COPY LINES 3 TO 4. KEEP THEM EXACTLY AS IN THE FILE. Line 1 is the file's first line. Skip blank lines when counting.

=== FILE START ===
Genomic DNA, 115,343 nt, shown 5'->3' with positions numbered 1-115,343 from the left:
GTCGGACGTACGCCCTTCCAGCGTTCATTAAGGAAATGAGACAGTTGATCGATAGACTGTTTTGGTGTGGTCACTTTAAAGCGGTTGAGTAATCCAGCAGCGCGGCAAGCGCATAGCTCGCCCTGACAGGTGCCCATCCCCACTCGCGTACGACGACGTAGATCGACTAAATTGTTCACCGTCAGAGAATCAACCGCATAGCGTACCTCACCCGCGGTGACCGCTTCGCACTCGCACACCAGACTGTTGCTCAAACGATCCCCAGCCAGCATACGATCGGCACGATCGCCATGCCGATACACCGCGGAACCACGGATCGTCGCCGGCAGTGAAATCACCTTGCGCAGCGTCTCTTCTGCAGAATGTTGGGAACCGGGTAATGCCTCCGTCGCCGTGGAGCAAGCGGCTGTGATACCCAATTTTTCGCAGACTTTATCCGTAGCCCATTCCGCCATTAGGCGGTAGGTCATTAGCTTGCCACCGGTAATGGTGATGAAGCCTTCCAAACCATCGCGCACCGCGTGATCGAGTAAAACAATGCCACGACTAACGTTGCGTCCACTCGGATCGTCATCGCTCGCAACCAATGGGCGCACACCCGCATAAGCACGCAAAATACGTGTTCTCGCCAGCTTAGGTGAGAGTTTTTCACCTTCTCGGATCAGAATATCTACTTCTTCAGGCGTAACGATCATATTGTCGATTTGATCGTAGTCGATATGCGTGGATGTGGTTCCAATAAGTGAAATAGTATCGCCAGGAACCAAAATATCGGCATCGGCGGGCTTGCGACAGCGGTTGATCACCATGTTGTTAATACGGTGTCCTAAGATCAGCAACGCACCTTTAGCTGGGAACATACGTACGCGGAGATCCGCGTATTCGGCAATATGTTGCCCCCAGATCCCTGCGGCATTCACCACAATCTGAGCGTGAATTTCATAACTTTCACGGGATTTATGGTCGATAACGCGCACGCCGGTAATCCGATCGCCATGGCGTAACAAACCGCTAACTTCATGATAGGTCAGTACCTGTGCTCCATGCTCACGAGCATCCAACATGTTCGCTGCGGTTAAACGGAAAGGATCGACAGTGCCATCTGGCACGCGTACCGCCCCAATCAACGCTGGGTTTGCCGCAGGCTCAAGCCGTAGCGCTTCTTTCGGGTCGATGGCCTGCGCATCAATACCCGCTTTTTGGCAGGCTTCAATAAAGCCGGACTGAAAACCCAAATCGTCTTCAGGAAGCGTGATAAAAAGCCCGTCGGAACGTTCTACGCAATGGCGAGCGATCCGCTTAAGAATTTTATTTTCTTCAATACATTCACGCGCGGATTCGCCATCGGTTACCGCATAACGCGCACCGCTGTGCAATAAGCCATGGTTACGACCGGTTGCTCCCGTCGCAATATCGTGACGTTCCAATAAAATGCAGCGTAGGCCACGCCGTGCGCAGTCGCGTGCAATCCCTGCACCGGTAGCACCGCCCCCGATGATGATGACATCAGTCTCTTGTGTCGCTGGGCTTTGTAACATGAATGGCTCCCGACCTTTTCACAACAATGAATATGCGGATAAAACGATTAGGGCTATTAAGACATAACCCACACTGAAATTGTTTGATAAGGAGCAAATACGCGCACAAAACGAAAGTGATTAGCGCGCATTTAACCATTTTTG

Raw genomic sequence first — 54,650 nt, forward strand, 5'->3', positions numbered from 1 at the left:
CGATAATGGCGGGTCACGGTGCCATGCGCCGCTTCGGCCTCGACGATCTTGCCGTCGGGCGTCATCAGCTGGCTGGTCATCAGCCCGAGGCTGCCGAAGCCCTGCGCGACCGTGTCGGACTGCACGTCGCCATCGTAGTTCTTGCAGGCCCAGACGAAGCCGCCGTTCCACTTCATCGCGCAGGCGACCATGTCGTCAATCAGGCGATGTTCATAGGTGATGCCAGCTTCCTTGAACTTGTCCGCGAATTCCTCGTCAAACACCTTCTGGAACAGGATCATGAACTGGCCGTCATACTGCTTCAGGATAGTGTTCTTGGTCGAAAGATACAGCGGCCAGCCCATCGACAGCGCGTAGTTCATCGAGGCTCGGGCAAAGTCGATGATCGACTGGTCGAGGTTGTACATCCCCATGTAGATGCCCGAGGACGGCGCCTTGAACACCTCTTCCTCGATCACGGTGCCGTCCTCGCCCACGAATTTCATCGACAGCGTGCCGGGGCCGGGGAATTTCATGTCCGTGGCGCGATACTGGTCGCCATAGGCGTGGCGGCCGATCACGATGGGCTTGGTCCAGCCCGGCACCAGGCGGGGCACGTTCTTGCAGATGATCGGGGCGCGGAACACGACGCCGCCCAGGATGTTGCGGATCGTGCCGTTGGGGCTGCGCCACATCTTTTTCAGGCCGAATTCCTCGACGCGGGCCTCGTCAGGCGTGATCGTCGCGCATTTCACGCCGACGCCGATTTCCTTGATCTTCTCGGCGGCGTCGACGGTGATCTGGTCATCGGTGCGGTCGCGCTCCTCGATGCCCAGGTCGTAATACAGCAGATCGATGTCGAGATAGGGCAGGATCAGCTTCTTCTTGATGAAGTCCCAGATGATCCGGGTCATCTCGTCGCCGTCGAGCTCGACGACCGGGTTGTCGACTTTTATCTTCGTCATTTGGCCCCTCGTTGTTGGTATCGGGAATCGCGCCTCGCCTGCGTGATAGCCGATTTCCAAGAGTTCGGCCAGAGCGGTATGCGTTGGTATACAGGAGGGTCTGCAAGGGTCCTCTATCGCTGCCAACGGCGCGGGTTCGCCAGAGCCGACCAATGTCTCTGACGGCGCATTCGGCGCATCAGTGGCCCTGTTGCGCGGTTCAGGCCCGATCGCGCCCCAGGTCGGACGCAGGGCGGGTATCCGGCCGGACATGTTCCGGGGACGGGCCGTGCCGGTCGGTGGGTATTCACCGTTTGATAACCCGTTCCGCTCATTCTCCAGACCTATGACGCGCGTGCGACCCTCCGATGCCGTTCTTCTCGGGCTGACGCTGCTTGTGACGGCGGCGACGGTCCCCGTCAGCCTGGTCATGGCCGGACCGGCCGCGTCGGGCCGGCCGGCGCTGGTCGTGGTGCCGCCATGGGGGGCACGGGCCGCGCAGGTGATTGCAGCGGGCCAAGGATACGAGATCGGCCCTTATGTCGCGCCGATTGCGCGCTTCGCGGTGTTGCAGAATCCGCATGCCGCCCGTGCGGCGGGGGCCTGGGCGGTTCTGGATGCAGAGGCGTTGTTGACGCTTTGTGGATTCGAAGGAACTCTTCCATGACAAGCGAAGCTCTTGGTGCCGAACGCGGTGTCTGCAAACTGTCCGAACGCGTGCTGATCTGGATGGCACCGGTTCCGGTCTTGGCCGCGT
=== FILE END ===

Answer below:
Raw genomic sequence first — 54,650 nt, forward strand, 5'->3', positions numbered from 1 at the left:
CGATAATGGCGGGTCACGGTGCCATGCGCCGCTTCGGCCTCGACGATCTTGCCGTCGGGCGTCATCAGCTGGCTGGTCATCAGCCCGAGGCTGCCGAAGCCCTGCGCGACCGTGTCGGACTGCACGTCGCCATCGTAGTTCTTGCAGGCCCAGACGAAGCCGCCGTTCCACTTCATCGCGCAGGCGACCATGTCGTCAATCAGGCGATGTTCATAGGTGATGCCAGCTTCCTTGAACTTGTCCGCGAATTCCTCGTCAAACACCTTCTGGAACAGGATCATGAACTGGCCGTCATACTGCTTCAGGATAGTGTTCTTGGTCGAAAGATACAGCGGCCAGCCCATCGACAGCGCGTAGTTCATCGAGGCTCGGGCAAAGTCGATGATCGACTGGTCGAGGTTGTACATCCCCATGTAGATGCCCGAGGACGGCGCCTTGAACACCTCTTCCTCGATCACGGTGCCGTCCTCGCCCACGAATTTCATCGACAGCGTGCCGGGGCCGGGGAATTTCATGTCCGTGGCGCGATACTGGTCGCCATAGGCGTGGCGGCCGATCACGATGGGCTTGGTCCAGCCCGGCACCAGGCGGGGCACGTTCTTGCAGATGATCGGGGCGCGGAACACGACGCCGCCCAGGATGTTGCGGATCGTGCCGTTGGGGCTGCGCCACATCTTTTTCAGGCCGAATTCCTCGACGCGGGCCTCGTCAGGCGTGATCGTCGCGCATTTCACGCCGACGCCGATTTCCTTGATCTTCTCGGCGGCGTCGACGGTGATCTGGTCATCGGTGCGGTCGCGCTCCTCGATGCCCAGGTCGTAATACAGCAGATCGATGTCGAGATAGGGCAGGATCAGCTTCTTCTTGATGAAGTCCCAGATGATCCGGGTCATCTCGTCGCCGTCGAGCTCGACGACCGGGTTGTCGACTTTTATCTTCGTCATTTGGCCCCTCGTTGTTGGTATCGGGAATCGCGCCTCGCCTGCGTGATAGCCGATTTCCAAGAGTTCGGCCAGAGCGGTATGCGTTGGTATACAGGAGGGTCTGCAAGGGTCCTCTATCGCTGCCAACGGCGCGGGTTCGCCAGAGCCGACCAATGTCTCTGACGGCGCATTCGGCGCATCAGTGGCCCTGTTGCGCGGTTCAGGCCCGATCGCGCCCCAGGTCGGACGCAGGGCGGGTATCCGGCCGGACATGTTCCGGGGACGGGCCGTGCCGGTCGGTGGGTATTCACCGTTTGATAACCCGTTCCGCTCATTCTCCAGACCTATGACGCGCGTGCGACCCTCCGATGCCGTTCTTCTCGGGCTGACGCTGCTTGTGACGGCGGCGACGGTCCCCGTCAGCCTGGTCATGGCCGGACCGGCCGCGTCGGGCCGGCCGGCGCTGGTCGTGGTGCCGCCATGGGGGGCACGGGCCGCGCAGGTGATTGCAGCGGGCCAAGGATACGAGATCGGCCCTTATGTCGCGCCGATTGCGCGCTTCGCGGTGTTGCAGAATCCGCATGCCGCCCGTGCGGCGGGGGCCTGGGCGGTTCTGGATGCAGAGGCGTTGTTGACGCTTTGTGGATTCGAAGGAACTCTTCCATGACAAGCGAAGCTCTTGGTGCCGAACGCGGTGTCTGCAAACTGTCCGAACGCGTGCTGATCTGGATGGCACCGGTTCCGGTCTTGGCCGCGT